What Happens to Your IRA Account When You Move Overseas?

Ed Slott
Ed Slott September 5, 2016

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IRA expert Ed Slott, author of Ed Slott’s 2016 Retirement Decisions Guide, presents options of what you should do with your IRA (Individual Retirement Account) when you move to Israel.

When living and saving for retirement in Israel, Americans need to take taxes, service, and performance into consideration before participating in Israeli saving and investment programs.  Douglas Goldstein, CFP®, cross-border financial expert and licensed advisor in Israel and America, details the factors you need to consider when deciding which type of account might be best for you.

Follow Ed Slott at: www.irahelp.com and on Twitter @theslottreport.

To download a guidebook to opening and maintaining a U.S. brokerage account from abroad, click here.



Read the Transcript

Interview with Ed Slott

Can U.S. citizens living in Israel still hold an IRA account? Ed Slott, author of Retirement Decision’s Guide, discusses what you need to know about running your finances from abroad.

Douglas Goldstein: I'm very excited to have on the show, Ed Slott, who is probably considered the best resourcer of the IRAs in the whole country. He has recently come out with a new book called Retirement Decision's Guide. How is that going?

Ed Slott:  That's a really good book, if you want to just get to the meat of things. It's based on common questions and it’s not a heavy book like some of my others, which people say are encyclopedic. With this book, you get right to the issues and get your questions answered right away.

Douglas Goldstein: A lot of our listeners are U.S. citizens who live in Israel but we have listeners all over the world. A lot of times people ask me whether they can still have an IRA in spite of not living in America.  What do you tell people when they ask that kind of question?

Can One Have an IRA If They Are Not Living In America?

Ed Slott: You can't because an IRA is a totally U.S.-based creation under the internal revenue code, which is a U.S. tax code. It doesn't carry over to other countries because they don't have qualifying plans under the U.S. tax codes. There's no counterpart in another country where you could say, "Roll over a U.S. IRA to Israeli IRA. There's really no such thing.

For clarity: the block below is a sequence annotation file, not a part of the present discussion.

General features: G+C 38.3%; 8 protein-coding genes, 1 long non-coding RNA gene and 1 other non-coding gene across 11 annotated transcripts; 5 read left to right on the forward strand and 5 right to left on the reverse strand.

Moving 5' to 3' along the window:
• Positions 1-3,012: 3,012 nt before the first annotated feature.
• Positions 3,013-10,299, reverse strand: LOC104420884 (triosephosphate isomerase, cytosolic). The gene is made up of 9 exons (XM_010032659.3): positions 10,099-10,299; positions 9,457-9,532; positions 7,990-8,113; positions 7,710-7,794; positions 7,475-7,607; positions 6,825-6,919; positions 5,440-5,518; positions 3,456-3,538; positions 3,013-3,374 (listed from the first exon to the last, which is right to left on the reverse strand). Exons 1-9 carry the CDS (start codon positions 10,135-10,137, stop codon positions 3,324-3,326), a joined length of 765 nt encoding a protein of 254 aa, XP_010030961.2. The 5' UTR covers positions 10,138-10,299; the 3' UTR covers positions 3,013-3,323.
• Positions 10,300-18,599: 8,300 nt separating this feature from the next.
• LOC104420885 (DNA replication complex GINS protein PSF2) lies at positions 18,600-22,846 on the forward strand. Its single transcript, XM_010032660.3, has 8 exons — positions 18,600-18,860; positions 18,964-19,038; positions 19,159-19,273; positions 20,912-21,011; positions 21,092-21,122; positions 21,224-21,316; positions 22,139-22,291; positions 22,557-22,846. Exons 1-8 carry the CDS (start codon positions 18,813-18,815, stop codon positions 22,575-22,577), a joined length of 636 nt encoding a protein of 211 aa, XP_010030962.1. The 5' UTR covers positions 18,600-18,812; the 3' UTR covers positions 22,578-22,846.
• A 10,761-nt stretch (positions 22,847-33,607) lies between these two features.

Douglas Goldstein:  I tell people that they can have an IRA but not in Israel. They’ve got to maintain their IRA through a U.S. brokerage firm. Is that a fair assessment?

Ed Slott: You can maintain it but you can't roll it to, say, a bank in Israel that doesn't have U.S. qualifying retirement accounts.

Douglas Goldstein: In general there aren't companies outside the US that can have U.S. IRAs? 

You Can’t Transport a U.S. IRA

Ed Slott: In general, there could be a brokerage firm that carries your IRA but it's still a U.S. IRA; you can't transport it. All you have is access to it but it's still a U.S. account. You can have a brokerage account in a global multi-national brokerage firm but it's still a U.S. account.

Douglas Goldstein:  What if a client has an IRA in the States, but isn’t living in the States, but desires to put a yearly contribution to the U.S., is he allowed to contribute to the IRA?

Ed Slott: Not if he doesn't have U.S. qualifying income. In other words, does he file a U.S. tax return? The answer is yes, if you file a US tax return and show the income. 

Douglas Goldstein:  Most of the people that I work with use the foreign-earned income exclusion. In other words, “Tell the IRS it's true that I maybe earning $80,000 a year in Israel, but I'm paying tax in Israel"

Ed Slott: But it's not taxable.

Douglas Goldstein:  Are they allowed to contribute that money to the U.S. IRA?

Ed Slott: Yes.

Douglas Goldstein: Even if it's not taxable in the United States?

Ed Slott:  It's considered compensation.

Douglas Goldstein: The definition of it has to be compensation, not necessarily taxable to the U.S., compensation.

The Ins and Outs of U.S. Compensation

Ed Slott:  It has to be compensation from W2; self-employment income at 1099. As long as it shows up on the tax return as compensation you can have an IRA against it.  If you go on the internet, publication 590; that's IRS publication 590-A. There's a section in there called, 'What is compensation' and you'll see it'll take you exactly there, to what is considered compensation.

Douglas Goldstein: The average guy is working in Israel and he's an American citizen. He works in Israel, but he wants to keep participating in his IRA. As long as he is filing U.S. tax returns where he lists this compensation, even if he's not paying tax in the U.S., this is something he then ...